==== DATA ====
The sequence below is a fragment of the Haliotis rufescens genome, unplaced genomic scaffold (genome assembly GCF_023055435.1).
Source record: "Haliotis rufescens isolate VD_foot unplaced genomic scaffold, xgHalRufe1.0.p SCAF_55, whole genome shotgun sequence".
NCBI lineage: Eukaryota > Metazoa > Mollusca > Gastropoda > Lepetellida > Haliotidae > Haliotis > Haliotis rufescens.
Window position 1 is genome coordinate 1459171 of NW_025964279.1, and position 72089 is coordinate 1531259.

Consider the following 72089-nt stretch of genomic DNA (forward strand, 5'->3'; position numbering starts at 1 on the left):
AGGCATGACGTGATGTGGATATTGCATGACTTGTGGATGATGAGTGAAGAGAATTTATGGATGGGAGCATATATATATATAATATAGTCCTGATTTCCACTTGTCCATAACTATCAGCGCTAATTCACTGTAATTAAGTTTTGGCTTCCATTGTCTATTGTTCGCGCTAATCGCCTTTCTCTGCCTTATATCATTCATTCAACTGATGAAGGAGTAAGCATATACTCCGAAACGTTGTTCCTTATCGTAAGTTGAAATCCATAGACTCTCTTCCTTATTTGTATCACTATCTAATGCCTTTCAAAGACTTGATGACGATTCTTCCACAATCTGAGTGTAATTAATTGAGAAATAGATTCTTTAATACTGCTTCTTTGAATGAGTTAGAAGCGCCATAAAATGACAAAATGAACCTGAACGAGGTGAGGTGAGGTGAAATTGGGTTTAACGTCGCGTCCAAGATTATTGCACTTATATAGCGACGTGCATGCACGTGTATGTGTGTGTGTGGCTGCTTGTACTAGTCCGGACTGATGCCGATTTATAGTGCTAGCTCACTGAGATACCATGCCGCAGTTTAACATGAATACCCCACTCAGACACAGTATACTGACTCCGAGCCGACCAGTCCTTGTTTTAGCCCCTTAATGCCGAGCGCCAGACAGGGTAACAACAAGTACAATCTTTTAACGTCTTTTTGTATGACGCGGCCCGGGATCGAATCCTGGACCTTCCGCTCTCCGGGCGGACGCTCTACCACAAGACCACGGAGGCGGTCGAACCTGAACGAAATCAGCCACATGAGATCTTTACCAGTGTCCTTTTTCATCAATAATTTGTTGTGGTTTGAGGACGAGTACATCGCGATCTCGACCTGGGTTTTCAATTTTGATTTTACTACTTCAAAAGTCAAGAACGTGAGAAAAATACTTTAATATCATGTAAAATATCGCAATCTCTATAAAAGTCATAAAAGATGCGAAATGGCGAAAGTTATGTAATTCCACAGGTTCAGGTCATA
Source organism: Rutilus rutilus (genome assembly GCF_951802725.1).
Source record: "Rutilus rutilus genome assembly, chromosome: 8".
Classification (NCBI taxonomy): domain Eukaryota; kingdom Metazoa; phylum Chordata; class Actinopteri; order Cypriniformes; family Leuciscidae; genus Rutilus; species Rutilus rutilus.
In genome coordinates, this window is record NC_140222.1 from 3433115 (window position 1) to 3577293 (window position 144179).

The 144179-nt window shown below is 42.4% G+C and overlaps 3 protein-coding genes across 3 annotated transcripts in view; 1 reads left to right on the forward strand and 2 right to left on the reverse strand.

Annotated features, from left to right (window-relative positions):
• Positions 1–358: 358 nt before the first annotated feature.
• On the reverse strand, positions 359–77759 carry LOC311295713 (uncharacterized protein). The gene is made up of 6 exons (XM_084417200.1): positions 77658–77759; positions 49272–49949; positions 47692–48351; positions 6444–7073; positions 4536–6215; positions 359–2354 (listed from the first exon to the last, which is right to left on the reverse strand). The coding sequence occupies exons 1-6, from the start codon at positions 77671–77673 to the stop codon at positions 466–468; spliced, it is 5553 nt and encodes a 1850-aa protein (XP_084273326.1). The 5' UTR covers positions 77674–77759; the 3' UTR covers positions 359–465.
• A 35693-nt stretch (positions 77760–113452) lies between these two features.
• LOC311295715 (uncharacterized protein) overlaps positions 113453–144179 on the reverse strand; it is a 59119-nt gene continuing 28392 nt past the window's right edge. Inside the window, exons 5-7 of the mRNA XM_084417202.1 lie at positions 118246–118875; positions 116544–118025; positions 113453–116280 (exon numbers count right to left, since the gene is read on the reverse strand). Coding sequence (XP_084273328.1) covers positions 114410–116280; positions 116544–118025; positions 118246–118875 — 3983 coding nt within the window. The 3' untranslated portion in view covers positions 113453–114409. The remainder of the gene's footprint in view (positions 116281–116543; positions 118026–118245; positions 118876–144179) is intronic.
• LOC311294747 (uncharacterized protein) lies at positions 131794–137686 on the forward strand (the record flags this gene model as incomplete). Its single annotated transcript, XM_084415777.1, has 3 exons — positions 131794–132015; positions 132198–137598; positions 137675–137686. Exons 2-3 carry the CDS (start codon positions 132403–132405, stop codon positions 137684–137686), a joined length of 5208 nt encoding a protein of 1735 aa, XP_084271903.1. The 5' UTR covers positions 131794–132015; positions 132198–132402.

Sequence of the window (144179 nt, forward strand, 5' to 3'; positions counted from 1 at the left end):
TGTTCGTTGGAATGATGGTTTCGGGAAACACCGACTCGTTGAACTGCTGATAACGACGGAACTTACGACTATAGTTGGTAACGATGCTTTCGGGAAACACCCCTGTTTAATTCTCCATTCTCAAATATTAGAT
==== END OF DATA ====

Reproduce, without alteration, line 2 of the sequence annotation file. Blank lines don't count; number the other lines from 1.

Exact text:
Source record: "Haliotis rufescens isolate VD_foot unplaced genomic scaffold, xgHalRufe1.0.p SCAF_55, whole genome shotgun sequence".